Hebrew Highlights 67 – DAYS OF AWE


Shalom.  This is Yuval Shomron, coming to you from Jerusalem.

          Between the Feast of Trumpets, today celebrated as “Rosh HaShana”, or the Jewish New Year, and “Yom Kippur”, or the Day of Atonement, there is a ten day period which in Hebrew we call the “Yamim HaNora’im”, or “Days of Awe”.  The salutation we use when saying goodbye to someone during these days is, “Gamar Chatima Tova”, or figuratively, “May you finish with a good signature”.

          On the Day of Atonement, the Jewish people believe that one’s name is again written in the book of life, if there is successful repentance and atonement for the sins of the previous year.

          Many people in Israel make a concerted effort during these ten days to make amends wherever possible.  You often hear of a long spat between neighbors being settled during this time.  Financial debts as well as debts of love are frequently paid in full.  In fact, in a sort of humorous twist, many Israelis make major purchases or business deals during this time.  Why?  Well, if a particular salesman is reflecting on deals he made since the last Day of Atonement, and realizes he may have been just a little less than generous with some of his customers, he may try to repent by offering super deals to the buyers dropping by currently.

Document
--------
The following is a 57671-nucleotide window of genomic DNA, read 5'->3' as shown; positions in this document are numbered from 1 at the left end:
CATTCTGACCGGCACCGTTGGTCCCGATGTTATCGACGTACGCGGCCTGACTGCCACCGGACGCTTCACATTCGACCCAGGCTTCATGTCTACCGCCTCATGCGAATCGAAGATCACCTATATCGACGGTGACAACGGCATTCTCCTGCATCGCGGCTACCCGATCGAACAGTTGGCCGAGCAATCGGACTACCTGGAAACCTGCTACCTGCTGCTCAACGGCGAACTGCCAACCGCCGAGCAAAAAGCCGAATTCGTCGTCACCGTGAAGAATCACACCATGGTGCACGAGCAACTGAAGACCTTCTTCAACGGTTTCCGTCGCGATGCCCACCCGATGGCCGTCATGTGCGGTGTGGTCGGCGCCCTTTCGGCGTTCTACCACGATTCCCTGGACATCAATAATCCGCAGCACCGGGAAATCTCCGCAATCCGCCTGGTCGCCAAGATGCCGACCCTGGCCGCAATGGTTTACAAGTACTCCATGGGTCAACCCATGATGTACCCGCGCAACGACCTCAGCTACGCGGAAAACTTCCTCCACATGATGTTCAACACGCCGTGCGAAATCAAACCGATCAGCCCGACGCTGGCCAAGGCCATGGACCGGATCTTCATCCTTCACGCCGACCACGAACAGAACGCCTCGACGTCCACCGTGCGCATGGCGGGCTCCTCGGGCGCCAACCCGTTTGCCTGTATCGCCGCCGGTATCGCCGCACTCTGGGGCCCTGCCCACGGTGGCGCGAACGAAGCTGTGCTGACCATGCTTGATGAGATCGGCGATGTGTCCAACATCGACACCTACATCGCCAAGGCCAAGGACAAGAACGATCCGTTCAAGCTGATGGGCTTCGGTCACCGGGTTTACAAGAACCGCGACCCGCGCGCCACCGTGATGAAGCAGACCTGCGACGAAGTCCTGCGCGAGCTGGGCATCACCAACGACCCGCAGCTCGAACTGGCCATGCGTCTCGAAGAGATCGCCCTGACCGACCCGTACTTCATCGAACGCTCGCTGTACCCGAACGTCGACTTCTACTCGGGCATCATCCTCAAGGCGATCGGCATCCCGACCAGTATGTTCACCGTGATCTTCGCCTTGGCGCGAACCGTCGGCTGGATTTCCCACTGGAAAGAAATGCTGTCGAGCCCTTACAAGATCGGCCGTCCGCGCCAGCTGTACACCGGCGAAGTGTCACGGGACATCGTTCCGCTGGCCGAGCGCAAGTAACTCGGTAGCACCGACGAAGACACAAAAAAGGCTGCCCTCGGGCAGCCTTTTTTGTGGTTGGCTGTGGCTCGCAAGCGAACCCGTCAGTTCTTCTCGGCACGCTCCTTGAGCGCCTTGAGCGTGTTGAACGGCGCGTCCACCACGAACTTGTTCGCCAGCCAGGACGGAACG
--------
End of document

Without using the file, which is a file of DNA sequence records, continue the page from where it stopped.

Actually, the phrase, “the book of life” is used only 8 times in the Bible, 6 of them in the Book of Revelation.  It is not however, as some may think, a Christian idea, but appears first in the Book of Psalms.  The idea of an accounting of our deeds is Biblical, as we see in REV 20:11-12, And I saw a great white throne and Him who sat upon it, from whose presence earth and heaven fled away, and no place was found for them.  And I saw the dead, the great and the small, standing before the throne, and books were opened; and another book was opened, which is the book of life; and the dead were judged from the things which were written in the books, according to their deeds.”

          Now of course, as Christians, we believe that when we repent of our sins, they are erased from our account, and that our name is written in the book once and for all when we accept the ultimate Atoning sacrifice, that which God’s Son Yeshua accomplished on the cross, and in His resurrection.

          Still though, as long as the church is beginning to readopt Jewish holidays and practices, we might include the Days of Awe.  Why not reflect once in a while and see if there might be anyone to whom we need to make amends.



“Gamar Chatima Tova”, from Jerusalem.